Forensics Faces is proud to announce an upcoming column written exclusively for the Forensics Faces blog. Eyes on the Prize is advice from current coaches to other coaches or students.
Participating coaches are invited to write an article on the topic of their choosing, with only the following question to keep in mind: What do you think your fellow coaches or competitors in the WFCA should know?
While no one coaches just to take home trophies, every coach does work to make sure their students experience some success. Eyes on the Prize is intended to offer a wealth of advice and wisdom to its readers, so they can identify the ways by which their own team may grow. Our coaching community is filled with diverse and compelling personalities, and contributors will be of varying levels of experience, so the topics of Eyes on the Prize should be equally diverse and compelling. Find the advice that works for you, and then pass it along.
Forensics Faces is proud to announce an upcoming column written exclusively for the Forensics Faces blog. Amazing Face will detail the experiences of Allie Macknick, a four-year forensics alumnus from Sheboygan South who is transitioning into the world of college forensics as a freshman at Ripon College.
Many students fail to realize that there are opportunities to continue their forensics career beyond high school. Allie pursued a place on the Ripon College team and was rewarded with a scholarship. Now that she’s embarking on the next phase of her forensics career, Allie will take us with her on her journey through the hills, valleys, and steep cliffs that await. She’ll share with us the rigorous practice schedule, the challenge of balancing classes with competitions, all the ways college and high school forensics differ, and she’ll offer some insight on the wonderful (and sometimes wacky) personalities that she encounters.
Forensics Faces is proud to announce a new video blog, or vlog, which will be coming to our site in 2013. Hosted by Sheboygan South’s Malyssa Gabrielson, Not Just Another Pretty Face will focus on the unsung heroes of the Wisconsin forensics community: assistant coaches, judges, parent volunteers, bus drivers, and so many more. These brief, informal interviews will celebrate all the work that’s done behind the scenes of a forensics team or tournament.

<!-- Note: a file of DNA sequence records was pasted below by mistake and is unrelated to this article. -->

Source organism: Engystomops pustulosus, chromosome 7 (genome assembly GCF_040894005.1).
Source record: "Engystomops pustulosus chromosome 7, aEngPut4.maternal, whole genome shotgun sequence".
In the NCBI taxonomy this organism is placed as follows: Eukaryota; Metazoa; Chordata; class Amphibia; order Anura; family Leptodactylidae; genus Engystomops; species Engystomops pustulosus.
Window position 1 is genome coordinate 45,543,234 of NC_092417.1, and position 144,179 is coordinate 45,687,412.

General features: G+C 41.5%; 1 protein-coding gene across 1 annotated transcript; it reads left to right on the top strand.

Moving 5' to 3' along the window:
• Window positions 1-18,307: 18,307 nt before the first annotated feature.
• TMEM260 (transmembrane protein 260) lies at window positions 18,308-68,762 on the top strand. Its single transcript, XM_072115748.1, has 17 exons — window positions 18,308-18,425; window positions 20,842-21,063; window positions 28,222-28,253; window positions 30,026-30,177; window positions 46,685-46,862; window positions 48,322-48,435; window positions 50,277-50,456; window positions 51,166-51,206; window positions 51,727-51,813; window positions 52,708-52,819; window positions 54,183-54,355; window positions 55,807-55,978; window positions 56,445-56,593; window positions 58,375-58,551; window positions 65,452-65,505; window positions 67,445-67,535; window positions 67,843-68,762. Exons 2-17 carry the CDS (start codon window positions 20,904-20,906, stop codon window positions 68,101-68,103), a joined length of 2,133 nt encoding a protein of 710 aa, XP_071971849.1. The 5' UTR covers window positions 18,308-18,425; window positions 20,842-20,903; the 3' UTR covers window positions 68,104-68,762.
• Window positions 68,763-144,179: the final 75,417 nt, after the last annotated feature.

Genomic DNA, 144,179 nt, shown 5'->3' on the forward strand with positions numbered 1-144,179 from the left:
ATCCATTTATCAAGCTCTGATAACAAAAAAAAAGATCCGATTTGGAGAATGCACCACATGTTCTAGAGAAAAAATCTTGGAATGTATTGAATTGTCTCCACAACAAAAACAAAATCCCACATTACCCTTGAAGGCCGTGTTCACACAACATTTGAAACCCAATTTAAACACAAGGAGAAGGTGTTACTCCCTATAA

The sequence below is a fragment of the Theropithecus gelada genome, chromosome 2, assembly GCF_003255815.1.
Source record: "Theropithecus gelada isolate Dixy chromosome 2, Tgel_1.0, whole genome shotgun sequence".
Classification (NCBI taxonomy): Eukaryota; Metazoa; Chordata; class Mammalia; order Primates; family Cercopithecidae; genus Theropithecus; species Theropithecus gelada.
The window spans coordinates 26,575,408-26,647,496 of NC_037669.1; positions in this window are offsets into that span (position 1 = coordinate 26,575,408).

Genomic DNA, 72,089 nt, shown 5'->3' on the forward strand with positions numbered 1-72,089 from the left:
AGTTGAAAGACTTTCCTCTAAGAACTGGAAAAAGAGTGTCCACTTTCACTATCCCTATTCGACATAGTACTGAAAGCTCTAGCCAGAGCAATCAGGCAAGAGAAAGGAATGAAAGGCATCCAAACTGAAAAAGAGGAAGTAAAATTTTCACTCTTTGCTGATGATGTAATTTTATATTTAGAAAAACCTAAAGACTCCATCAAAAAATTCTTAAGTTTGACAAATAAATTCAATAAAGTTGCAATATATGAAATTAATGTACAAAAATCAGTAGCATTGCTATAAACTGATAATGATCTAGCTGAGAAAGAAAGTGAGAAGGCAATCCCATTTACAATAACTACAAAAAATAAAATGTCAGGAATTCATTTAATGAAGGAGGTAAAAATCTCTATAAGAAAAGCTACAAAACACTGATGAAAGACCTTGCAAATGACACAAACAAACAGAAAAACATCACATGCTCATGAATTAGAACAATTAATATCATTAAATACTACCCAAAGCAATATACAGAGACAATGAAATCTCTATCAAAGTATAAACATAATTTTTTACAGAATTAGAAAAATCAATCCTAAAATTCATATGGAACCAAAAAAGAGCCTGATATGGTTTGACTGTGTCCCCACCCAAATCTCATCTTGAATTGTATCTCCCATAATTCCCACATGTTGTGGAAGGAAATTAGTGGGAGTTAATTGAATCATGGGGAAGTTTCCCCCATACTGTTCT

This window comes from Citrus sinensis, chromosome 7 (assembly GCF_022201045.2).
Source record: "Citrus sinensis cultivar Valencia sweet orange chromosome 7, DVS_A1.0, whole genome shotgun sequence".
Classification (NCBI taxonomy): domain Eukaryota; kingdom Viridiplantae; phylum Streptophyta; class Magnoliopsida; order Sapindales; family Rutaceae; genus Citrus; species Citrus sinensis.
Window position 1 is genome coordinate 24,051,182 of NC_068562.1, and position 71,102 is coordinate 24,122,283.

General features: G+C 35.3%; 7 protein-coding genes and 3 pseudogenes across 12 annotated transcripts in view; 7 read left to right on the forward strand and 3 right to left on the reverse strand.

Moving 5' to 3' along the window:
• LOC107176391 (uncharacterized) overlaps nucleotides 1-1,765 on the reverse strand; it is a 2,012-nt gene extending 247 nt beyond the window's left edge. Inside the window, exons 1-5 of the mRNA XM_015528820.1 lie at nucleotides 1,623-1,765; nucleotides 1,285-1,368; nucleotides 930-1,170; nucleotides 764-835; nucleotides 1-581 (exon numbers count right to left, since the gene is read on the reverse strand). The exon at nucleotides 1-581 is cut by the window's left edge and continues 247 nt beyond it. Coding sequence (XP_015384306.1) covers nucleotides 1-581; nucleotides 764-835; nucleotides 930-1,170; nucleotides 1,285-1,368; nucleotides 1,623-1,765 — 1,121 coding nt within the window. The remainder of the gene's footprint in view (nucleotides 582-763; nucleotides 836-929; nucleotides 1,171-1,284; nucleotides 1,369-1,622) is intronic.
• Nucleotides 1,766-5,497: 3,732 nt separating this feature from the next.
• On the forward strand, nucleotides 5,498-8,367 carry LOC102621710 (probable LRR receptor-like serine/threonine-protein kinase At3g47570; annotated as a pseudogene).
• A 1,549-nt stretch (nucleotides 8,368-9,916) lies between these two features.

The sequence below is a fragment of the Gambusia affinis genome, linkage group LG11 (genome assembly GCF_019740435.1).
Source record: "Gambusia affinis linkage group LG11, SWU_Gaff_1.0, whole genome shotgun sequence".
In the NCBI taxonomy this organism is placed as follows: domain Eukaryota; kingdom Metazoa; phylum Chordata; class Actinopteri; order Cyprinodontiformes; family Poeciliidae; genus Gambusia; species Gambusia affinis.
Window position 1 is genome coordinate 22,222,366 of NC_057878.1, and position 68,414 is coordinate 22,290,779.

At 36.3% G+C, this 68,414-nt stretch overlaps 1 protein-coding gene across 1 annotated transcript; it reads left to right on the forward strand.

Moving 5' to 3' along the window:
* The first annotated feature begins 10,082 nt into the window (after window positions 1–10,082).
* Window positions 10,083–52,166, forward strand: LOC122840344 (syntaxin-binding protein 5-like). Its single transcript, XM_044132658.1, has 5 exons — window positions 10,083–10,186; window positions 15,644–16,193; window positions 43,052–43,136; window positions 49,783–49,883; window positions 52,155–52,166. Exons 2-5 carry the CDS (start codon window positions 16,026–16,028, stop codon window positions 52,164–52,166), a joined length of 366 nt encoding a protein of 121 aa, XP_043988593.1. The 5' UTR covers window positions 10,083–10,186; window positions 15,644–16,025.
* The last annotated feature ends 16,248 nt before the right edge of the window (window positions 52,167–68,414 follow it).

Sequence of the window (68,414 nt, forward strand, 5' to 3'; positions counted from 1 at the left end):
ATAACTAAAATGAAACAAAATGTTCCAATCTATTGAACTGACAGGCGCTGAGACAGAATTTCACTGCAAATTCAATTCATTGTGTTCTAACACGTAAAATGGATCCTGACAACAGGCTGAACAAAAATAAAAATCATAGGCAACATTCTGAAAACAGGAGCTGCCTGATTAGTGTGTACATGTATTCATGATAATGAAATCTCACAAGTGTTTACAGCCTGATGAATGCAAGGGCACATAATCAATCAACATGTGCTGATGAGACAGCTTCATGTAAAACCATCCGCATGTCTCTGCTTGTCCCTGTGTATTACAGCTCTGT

“I’m excited to bring the spotlight to those people in the forensic world who don’t necessarily get the opportunity to talk about how the activity affects them, and the good that it’s done for their worlds,” says Gabrielson. And how is she dealing with the prospect of becoming a world-famous YouTube personality? “I’m going to be forensics famous, which in my world is a little bit better.”
Look for NJAPF to premier in the next couple months. Like the Forensics Faces podcast, it won’t follow a strict schedule, so make sure to follow @ForensicsFaces on Twitter and ‘Like’ us on Facebook to receive notifications of new episodes.
Last weekend, I spent a few hours with my good friend Kate Marshall. Kate is one of those super talented people who never fails to deliver when you present her with a challenge. She is an amazing singer, a great musician, a cake and cookie maestro, and, luckily for me, a composer!
Other than a few examples of my favorite NPR themes, I couldn’t give Kate a lot of direction, but I’m super pleased with what she came up with. It’s simple but catchy, fun and charming, and it fits perfectly into the podcasts I’ve already started compiling.
Check out the Forensics Faces theme song when we go live!